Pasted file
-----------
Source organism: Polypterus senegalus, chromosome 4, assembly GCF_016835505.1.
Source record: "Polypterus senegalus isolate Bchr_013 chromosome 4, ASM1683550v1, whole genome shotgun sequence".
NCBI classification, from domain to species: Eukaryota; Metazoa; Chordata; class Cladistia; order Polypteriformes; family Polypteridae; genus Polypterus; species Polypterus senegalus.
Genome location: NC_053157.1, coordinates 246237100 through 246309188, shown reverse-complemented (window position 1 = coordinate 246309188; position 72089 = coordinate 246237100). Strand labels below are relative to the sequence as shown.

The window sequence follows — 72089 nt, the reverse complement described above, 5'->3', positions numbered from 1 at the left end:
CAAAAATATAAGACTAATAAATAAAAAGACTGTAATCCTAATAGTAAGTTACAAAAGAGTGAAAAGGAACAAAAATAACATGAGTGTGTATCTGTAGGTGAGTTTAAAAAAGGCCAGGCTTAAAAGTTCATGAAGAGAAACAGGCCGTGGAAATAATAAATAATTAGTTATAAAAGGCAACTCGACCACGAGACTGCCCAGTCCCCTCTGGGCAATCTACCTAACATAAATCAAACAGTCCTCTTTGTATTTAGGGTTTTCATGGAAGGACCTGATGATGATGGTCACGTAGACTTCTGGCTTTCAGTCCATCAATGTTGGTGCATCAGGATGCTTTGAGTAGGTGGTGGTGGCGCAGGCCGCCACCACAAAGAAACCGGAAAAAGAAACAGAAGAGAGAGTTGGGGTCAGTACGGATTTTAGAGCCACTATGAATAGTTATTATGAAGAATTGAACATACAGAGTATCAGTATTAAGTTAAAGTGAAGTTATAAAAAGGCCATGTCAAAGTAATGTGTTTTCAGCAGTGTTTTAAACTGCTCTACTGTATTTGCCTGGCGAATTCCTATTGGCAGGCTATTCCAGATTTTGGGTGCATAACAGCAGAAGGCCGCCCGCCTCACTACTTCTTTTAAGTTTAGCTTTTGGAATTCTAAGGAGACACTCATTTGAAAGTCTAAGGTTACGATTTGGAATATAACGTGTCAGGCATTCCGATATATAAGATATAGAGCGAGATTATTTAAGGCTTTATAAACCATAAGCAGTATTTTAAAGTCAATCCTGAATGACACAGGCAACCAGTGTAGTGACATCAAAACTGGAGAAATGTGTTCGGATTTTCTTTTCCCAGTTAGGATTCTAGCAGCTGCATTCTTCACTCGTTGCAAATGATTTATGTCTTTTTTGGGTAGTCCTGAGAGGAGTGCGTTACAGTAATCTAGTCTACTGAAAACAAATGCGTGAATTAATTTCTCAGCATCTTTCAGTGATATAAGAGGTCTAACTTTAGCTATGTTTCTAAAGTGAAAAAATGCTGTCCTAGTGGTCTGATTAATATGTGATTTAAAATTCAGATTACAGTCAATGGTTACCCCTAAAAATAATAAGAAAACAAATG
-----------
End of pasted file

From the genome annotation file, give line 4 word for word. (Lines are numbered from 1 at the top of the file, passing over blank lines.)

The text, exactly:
Genome location: NC_053157.1, coordinates 246237100 through 246309188, shown reverse-complemented (window position 1 = coordinate 246309188; position 72089 = coordinate 246237100). Strand labels below are relative to the sequence as shown.